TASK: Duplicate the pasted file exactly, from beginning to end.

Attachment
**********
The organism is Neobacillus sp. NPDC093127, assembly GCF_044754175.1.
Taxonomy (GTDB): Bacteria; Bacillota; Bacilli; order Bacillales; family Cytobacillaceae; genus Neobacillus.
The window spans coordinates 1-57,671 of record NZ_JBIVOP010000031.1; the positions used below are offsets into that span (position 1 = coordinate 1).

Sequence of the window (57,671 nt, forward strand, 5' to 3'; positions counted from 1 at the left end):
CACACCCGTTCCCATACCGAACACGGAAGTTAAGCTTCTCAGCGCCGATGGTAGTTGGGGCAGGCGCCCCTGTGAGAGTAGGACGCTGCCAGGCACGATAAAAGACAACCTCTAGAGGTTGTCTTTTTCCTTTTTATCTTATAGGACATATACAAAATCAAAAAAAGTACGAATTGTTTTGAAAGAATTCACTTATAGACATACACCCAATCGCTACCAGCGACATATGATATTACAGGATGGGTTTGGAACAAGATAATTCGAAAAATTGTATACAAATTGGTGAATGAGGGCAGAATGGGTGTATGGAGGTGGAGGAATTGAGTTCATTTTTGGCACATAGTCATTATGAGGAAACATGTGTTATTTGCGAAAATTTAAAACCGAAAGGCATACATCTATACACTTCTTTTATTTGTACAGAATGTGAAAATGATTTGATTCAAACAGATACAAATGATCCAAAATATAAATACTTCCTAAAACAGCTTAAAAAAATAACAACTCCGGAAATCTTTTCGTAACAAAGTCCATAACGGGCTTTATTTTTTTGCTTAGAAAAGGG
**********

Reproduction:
The organism is Neobacillus sp. NPDC093127, assembly GCF_044754175.1.
Taxonomy (GTDB): Bacteria; Bacillota; Bacilli; order Bacillales; family Cytobacillaceae; genus Neobacillus.
The window spans coordinates 1-57,671 of record NZ_JBIVOP010000031.1; the positions used below are offsets into that span (position 1 = coordinate 1).

Sequence of the window (57,671 nt, forward strand, 5' to 3'; positions counted from 1 at the left end):
CACACCCGTTCCCATACCGAACACGGAAGTTAAGCTTCTCAGCGCCGATGGTAGTTGGGGCAGGCGCCCCTGTGAGAGTAGGACGCTGCCAGGCACGATAAAAGACAACCTCTAGAGGTTGTCTTTTTCCTTTTTATCTTATAGGACATATACAAAATCAAAAAAAGTACGAATTGTTTTGAAAGAATTCACTTATAGACATACACCCAATCGCTACCAGCGACATATGATATTACAGGATGGGTTTGGAACAAGATAATTCGAAAAATTGTATACAAATTGGTGAATGAGGGCAGAATGGGTGTATGGAGGTGGAGGAATTGAGTTCATTTTTGGCACATAGTCATTATGAGGAAACATGTGTTATTTGCGAAAATTTAAAACCGAAAGGCATACATCTATACACTTCTTTTATTTGTACAGAATGTGAAAATGATTTGATTCAAACAGATACAAATGATCCAAAATATAAATACTTCCTAAAACAGCTTAAAAAAATAACAACTCCGGAAATCTTTTCGTAACAAAGTCCATAACGGGCTTTATTTTTTTGCTTAGAAAAGGG